Prison Faces Fines After Members Speak Up About Workplace Safety

Dignity was restored to an AFSCME Local 2620 member at the California State Prison in Lancaster after the state Division of Occupational Safety and Health issued three large fines for the prison for failing to uphold basic safety standards.

Cal/OSHA fined the prison several thousand dollars for multiple violations, including not following basic workplace safety procedures and failing to implement effective policies for preventing dangerous inmates from attacking workers.

While the member was badly injured, the Cal/OSHA victory speaks to the fact that, when one of our members is hurt or done wrong on her job, our union has the power to hold an employer accountable and force change to happen.

"It's important that we won this case because prison administration dropped the ball," said Nadine Roberson-Jones, the lead AFSCME steward at the prison. "There were no corrections officers in the building when our member was attacked, which is why we're trying to get them to improve the safety in that place. It's not as safe as it could be."

The signs that something dangerous could happen were apparent well before the attack, which took place in April 2017, according to the local.

The day before the incident happened, one of the inmates at the prison threatened the member. According to the incident report, the member reported the threats to the prison and the inmate was questioned, but no other action was taken.

On the following day when the member—a recreation therapist—was holding a group session, the inmate who had threatened her the day before apparently snuck in the group and viciously attacked the member, according to the report.

She was hospitalized and still hasn't returned to work.

At first, the administration at the prison tried to blame the member for the attack, the local said. Unsatisfied with the administration's lack of empathy, the members rallied together, contacted their union representative and filed a complaint with Cal/OSHA in July 2017.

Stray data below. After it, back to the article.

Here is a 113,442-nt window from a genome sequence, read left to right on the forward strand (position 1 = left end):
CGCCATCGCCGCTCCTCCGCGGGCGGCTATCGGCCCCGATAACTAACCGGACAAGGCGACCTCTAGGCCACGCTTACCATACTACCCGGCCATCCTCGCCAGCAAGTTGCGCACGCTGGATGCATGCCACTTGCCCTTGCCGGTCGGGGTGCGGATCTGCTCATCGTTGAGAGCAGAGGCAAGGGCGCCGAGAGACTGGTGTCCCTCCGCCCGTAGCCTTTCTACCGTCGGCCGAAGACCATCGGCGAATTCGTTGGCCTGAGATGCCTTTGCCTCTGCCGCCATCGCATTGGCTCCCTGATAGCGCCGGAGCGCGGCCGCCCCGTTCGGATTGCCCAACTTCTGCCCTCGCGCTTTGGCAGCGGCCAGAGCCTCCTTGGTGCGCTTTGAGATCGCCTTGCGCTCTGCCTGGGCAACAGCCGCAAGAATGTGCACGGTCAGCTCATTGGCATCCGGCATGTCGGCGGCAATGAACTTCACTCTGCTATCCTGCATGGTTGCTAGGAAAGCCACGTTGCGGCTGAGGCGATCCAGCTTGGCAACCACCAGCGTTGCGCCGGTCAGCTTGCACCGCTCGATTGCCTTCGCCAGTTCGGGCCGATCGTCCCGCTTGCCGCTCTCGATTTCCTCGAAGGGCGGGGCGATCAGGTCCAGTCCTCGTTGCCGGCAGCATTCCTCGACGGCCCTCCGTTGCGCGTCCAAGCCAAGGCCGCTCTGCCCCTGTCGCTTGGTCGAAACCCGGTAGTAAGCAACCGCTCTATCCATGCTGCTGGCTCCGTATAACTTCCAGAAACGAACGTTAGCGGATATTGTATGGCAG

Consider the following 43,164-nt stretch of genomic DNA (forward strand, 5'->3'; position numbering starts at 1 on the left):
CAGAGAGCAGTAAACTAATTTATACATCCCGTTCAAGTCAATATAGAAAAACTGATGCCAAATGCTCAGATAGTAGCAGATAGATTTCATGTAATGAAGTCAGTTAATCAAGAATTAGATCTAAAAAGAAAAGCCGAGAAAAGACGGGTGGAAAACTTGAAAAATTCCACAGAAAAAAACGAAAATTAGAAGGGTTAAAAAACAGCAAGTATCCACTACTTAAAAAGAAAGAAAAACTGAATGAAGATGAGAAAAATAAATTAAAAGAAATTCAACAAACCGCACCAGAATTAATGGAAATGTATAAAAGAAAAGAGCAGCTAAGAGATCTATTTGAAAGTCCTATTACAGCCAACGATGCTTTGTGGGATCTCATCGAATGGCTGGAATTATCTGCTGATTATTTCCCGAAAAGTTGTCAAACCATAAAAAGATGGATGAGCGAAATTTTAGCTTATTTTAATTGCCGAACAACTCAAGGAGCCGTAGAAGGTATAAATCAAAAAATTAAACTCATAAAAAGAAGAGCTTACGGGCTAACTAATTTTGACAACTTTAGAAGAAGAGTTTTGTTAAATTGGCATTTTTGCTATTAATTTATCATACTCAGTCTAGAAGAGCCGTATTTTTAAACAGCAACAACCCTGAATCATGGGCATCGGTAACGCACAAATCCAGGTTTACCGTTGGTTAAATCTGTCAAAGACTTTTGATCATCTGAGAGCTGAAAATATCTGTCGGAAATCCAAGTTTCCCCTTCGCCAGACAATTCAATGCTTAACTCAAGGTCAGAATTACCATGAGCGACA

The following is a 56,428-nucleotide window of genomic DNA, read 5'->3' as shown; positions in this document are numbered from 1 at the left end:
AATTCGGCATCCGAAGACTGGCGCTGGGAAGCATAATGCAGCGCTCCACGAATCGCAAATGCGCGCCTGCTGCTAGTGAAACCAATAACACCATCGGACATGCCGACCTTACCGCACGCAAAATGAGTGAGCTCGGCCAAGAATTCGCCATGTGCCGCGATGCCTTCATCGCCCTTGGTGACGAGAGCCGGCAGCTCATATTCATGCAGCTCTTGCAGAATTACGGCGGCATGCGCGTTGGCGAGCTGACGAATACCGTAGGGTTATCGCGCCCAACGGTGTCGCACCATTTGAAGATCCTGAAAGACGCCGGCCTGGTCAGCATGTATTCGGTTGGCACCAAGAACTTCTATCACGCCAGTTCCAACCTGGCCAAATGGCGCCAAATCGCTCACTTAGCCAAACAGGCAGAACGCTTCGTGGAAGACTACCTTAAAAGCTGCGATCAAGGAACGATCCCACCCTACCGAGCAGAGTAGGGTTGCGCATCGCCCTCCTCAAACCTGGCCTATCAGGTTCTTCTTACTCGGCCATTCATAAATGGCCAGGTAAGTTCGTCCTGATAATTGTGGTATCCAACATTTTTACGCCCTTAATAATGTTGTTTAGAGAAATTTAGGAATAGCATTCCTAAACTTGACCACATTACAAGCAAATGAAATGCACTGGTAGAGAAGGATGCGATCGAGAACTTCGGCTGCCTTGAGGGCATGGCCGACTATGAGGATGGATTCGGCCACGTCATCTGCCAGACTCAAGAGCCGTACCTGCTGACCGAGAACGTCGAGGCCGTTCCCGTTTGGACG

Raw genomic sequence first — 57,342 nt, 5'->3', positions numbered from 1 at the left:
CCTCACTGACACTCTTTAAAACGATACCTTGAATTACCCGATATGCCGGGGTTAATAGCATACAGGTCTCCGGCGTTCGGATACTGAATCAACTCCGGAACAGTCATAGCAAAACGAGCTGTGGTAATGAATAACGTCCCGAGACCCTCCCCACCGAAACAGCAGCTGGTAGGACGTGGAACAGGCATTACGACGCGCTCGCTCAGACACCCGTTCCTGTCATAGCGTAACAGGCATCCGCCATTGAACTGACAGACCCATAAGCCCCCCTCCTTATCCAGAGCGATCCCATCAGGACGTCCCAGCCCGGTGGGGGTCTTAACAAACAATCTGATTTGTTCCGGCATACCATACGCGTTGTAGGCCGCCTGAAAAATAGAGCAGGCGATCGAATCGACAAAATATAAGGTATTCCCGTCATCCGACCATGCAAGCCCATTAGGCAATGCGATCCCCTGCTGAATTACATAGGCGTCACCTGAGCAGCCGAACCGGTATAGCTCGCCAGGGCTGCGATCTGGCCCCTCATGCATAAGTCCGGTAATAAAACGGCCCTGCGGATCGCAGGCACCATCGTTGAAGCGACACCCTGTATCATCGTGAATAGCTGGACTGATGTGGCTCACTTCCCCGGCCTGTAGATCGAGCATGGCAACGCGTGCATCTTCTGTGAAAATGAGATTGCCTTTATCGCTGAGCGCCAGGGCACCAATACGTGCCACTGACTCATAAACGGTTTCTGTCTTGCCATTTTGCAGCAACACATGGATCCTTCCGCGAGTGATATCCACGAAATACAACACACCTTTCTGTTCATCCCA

Cal/OSHA conducted an investigation over several months and in March agreed with our members that the prison had created a hazardous work environment for employees. The violations included:

  • Not requiring employees to wear a whistle and alarm while working in the presence of inmates
  • Not having adequate training on the employer's workplace violence prevention program
  • Not implementing effective procedures for controlling inmate movement
  • Not maintaining an effective system to notify employees of the disposition of inmates after violent incidents occur

"The employer did not have a system for ensuring that employees comply with safe work practices," the Cal/OSHA report concluded.

This wasn't the first time that Local 2620 made complaints about workplace safety at the prison.

Local leaders had filed grievances and made other complaints before. But it took a serious incident like this to force members to say enough is enough.

"This puts us on the front-line, especially because we are often victimized due to simply doing our job," said Local 2620 President Abdul Johnson. "It's important that we not only continue to file complaints with Cal/OSHA, but we also think proactively about legislation that further protects our members."

Since the fines were issued, more changes have come about at the prison, Roberson-Jones said.

Members are now engaged in the Health and Safety Committee at the institution. Members have also been working with the warden and fire chief to make work spaces safer for employees who provide clinical and health services for inmates.

In addition, 10 new stewards have been trained at the facility.

Johnson said the Lancaster prison currently has more stewards than any other prison in the state and is currently at 90% membership.

"They embraced the AFSCME Strong challenge and are well on their way to 100% union membership," Johnson said.